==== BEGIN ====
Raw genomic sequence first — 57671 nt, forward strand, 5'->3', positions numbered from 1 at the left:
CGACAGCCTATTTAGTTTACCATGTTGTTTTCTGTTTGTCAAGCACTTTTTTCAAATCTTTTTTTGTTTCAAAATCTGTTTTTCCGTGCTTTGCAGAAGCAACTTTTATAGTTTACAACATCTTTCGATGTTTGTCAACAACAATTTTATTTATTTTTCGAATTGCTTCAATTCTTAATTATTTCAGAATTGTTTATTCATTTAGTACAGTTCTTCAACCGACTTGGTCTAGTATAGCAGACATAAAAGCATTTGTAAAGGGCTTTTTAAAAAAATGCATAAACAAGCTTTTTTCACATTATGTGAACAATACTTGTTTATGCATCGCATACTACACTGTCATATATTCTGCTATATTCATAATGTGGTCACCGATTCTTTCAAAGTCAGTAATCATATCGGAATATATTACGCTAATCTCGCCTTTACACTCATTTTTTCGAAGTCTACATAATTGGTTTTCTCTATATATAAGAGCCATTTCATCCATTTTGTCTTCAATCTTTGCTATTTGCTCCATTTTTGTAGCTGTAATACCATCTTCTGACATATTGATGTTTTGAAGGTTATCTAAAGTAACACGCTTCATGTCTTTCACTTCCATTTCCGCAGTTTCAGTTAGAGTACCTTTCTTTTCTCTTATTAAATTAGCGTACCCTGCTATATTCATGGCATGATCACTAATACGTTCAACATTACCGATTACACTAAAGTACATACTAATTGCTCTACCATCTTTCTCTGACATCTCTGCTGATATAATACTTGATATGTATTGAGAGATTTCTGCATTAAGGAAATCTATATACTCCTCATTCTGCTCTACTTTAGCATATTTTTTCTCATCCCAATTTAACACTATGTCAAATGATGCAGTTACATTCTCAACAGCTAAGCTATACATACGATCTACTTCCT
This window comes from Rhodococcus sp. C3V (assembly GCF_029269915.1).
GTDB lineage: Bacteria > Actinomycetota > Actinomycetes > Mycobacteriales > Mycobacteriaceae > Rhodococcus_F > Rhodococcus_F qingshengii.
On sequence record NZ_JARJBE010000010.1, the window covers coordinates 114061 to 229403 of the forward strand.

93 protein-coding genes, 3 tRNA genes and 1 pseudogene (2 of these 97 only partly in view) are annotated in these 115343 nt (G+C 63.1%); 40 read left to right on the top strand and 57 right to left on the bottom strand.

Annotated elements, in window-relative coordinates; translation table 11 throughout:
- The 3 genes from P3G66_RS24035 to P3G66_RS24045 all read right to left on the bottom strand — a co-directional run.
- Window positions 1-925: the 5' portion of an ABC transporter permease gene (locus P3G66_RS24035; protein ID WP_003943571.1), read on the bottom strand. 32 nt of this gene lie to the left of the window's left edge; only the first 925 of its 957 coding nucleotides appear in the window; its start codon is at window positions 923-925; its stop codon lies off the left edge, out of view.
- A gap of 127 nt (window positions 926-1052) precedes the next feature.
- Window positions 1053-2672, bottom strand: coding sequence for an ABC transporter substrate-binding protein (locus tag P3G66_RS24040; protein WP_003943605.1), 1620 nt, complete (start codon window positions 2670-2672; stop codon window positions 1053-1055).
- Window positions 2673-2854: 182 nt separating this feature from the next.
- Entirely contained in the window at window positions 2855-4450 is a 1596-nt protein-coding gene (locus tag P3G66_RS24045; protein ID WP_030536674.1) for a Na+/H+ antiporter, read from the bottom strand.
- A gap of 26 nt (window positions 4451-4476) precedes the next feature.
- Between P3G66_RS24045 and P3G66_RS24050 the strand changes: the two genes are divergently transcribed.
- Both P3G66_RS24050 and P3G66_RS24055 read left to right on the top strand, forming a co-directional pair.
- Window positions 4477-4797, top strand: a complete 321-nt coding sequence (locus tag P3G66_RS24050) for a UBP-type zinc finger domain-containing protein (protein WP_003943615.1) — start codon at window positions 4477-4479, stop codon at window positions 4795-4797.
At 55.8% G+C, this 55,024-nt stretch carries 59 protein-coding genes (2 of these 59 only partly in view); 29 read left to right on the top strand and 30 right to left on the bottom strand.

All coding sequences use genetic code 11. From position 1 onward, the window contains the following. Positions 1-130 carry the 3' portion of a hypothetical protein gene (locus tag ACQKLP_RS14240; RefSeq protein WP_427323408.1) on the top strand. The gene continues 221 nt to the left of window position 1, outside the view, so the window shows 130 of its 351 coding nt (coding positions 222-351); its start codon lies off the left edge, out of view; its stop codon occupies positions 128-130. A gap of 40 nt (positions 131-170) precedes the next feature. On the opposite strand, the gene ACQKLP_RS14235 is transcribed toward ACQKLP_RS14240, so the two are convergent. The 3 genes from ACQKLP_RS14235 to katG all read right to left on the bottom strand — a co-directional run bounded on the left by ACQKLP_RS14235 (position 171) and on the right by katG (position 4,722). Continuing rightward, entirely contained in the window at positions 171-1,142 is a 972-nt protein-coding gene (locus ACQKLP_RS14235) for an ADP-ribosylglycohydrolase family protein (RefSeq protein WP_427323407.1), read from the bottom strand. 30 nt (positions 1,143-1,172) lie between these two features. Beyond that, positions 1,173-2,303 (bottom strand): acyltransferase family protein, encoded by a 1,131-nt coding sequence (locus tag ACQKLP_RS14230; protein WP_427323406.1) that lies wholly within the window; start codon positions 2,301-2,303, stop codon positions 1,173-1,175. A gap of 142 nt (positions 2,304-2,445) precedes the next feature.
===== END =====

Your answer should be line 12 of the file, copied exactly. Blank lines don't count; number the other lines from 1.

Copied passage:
- Window positions 2673-2854: 182 nt separating this feature from the next.